“I cannot tell you how disappointed I am in the 114th Congress,” VFW National Commander Brian Duffy said in a statement. “Both the VA and the VFW have point blank told Congress what the department needs to better serve veterans, yet it appears every funding bill is going to be tabled until after the November elections, which means another continuing resolution to temporarily fund the government that does little to strengthen national security or bolster the VA’s programs and services for veterans.”

Jon Soltz, chairman and co-founder of VoteVets.org, a progressive veterans group, said that in down ballot races, including Senate races around the country, veterans issues have received more attention than they have at the top of the ticket.

“But Americans pay less attention to the down ballot races than the presidential,” he said.

He noted that during the first presidential debate this week, veterans weren’t discussed in any detail, while Trump’s comments about a beauty queen were.

Vote Vets has already spent several million against Donald Trump, and Soltz, who served in the Army in Iraq, said he lays the blame for the dearth of specific proposals on vets issues at the GOP nominee’s feet.

“It’s worse right now because if had been Marco Rubio or Ted Cruz against (Hillary Clinton) they would have been trying to have a policy debate,” he said.

This race is often dominated by reaction to some of Trump’s more-controversial statements and Soltz said that has a way of pushing veterans issues — especially reforming the VA — to the sidelines.

“Unless he wants to have a serious conversation about veterans, we’re not going to have one,” he said.

Frank Crocker, Colorado director for the right-leaning vets group Concerned Veterans For America, said the lack of discussion about the VA has been frustrating.

While the agency has been plagued by controversies in recent years — including delays and cost over runs at the Aurora hospital and long delays for vets seeking care around the country — that string of headlines has not lead to many specifics from politicians, he said.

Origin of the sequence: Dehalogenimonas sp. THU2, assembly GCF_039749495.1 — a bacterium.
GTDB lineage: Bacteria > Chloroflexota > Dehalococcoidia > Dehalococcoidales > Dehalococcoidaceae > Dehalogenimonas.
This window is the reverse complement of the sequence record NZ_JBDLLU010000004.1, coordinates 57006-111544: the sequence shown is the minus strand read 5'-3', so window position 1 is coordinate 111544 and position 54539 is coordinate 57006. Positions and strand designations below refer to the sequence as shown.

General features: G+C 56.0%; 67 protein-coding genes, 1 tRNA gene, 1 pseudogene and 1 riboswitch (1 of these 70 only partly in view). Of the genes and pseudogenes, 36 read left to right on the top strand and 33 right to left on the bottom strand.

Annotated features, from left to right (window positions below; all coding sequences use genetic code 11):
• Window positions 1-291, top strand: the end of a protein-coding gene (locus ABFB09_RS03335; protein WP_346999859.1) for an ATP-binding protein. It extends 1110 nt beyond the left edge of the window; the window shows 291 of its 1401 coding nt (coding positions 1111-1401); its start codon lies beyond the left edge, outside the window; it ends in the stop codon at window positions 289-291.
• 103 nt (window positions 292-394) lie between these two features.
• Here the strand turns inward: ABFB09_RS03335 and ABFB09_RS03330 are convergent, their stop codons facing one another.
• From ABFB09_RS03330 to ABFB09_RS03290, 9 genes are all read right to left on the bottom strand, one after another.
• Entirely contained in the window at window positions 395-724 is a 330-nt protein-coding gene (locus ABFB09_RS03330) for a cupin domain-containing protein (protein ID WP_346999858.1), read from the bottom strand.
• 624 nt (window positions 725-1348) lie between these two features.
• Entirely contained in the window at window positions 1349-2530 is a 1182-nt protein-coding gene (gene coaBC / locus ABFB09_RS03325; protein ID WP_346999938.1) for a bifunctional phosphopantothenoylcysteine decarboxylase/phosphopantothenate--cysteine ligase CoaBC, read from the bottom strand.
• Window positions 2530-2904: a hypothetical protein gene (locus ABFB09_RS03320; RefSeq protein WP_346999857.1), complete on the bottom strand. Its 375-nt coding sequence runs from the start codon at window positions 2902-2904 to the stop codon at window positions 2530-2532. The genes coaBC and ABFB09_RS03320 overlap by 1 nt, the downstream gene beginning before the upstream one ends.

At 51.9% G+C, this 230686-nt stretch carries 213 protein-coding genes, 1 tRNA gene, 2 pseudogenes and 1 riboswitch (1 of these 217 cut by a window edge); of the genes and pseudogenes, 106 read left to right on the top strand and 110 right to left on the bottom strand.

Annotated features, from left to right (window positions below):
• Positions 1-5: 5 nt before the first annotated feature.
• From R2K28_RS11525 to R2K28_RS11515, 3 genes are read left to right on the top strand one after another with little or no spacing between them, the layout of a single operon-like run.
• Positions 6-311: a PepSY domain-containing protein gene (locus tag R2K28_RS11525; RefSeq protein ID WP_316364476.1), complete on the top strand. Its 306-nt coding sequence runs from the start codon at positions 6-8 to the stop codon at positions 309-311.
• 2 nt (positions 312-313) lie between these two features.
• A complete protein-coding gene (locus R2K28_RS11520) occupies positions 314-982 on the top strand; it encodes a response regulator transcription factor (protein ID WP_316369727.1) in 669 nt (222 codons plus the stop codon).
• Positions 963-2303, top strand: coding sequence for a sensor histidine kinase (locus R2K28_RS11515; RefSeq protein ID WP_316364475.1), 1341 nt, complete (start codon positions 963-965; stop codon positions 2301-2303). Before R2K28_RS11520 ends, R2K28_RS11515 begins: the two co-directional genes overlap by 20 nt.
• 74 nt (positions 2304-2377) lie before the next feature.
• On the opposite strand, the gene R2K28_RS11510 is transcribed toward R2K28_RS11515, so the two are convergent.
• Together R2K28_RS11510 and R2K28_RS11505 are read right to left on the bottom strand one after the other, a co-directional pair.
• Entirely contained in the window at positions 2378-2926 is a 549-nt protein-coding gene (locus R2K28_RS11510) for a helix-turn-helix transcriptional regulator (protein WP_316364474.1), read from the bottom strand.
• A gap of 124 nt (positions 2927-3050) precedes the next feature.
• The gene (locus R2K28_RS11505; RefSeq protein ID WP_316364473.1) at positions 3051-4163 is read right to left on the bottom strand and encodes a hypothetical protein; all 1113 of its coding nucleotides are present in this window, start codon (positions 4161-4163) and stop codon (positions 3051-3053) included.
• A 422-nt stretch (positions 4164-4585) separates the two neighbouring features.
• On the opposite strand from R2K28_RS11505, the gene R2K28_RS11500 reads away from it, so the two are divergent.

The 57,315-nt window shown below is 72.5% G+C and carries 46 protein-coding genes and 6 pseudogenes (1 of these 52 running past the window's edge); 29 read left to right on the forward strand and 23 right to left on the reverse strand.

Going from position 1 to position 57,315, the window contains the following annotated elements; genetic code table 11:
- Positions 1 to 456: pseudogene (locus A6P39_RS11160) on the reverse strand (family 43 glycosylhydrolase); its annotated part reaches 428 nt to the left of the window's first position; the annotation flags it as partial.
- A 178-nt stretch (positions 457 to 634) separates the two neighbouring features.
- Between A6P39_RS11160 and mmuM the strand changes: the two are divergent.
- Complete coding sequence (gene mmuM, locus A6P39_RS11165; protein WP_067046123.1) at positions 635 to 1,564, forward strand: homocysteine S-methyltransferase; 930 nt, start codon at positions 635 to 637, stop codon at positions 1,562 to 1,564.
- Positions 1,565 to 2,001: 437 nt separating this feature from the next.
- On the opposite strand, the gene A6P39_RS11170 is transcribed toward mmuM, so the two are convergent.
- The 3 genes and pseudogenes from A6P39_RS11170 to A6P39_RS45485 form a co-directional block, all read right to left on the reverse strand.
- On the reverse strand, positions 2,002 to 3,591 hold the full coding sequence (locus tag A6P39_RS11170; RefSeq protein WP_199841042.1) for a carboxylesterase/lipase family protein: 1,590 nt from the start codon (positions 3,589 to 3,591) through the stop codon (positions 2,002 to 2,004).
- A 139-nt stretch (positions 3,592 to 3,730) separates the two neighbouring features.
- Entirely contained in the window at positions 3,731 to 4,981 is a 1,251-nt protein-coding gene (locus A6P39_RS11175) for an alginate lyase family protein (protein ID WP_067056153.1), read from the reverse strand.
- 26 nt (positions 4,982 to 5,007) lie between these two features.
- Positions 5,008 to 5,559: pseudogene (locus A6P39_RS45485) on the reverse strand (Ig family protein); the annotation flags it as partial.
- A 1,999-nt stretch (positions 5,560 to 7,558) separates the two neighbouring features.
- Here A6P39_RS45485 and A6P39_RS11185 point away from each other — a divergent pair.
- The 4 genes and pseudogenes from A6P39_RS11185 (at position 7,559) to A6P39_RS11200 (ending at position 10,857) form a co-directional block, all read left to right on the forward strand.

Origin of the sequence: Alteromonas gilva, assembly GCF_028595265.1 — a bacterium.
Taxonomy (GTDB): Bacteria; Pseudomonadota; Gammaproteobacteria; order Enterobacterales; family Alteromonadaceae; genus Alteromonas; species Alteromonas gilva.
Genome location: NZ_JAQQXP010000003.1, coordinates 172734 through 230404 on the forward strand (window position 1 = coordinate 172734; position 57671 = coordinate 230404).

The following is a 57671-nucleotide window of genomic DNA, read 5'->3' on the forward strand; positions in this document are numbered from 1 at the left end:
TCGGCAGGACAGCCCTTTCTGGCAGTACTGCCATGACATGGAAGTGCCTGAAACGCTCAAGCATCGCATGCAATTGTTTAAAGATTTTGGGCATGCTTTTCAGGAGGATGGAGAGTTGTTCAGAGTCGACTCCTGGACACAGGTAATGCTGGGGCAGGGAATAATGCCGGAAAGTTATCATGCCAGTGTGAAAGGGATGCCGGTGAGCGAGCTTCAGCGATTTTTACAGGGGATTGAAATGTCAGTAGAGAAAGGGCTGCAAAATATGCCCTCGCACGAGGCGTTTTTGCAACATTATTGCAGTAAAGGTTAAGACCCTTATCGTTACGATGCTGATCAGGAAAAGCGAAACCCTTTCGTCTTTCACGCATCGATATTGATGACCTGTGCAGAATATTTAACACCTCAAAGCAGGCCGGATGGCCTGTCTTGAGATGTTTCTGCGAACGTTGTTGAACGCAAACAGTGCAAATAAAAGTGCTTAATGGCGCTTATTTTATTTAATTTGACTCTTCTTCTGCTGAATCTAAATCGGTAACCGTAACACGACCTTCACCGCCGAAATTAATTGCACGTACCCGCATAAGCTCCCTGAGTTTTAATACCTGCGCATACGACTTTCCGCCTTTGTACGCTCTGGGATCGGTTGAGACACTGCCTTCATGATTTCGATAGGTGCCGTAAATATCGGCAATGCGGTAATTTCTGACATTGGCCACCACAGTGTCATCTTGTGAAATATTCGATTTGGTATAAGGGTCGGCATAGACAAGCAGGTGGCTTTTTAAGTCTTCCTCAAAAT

Crocker, who served in the Marine Corps. and is now in the reserves, said that politicians occasionally mention the need to “reform the VA,” but it’s not followed by specifics about how to make the agency better.

“What does that mean specifically?” he said. “You cant just say ‘we are gonna reform the VA.’”

Who’s to blame for VA troubles? Aurora congressional candidates argue money over reform

Mike Coffman, longtime Republican incumbent for Aurora’s 6th Congressional District, says VA leadership is to blame for ongoing problems with veterans receiving adequate healthcare.

“It is leadership, and the failure of leaders within that department to put the interests of veterans ahead of the bureaucracy or the political wants of whoever happens to be in the White House,” Coffman’s campaign spokeswoman Cinamon Watson said. A larger part of the controversy focused on revelations that VA patients were suffering from huge waits for treatment, and that VA employees had manipulated data to make it look like those wait times were less than they really were.

Two years ago, the congressman led the charge in demanding then-VA Secretary Eric Shinseki resign following information that revealed the veterans’ replacement hospital in Aurora was millions of dollars over budget and years behind schedule.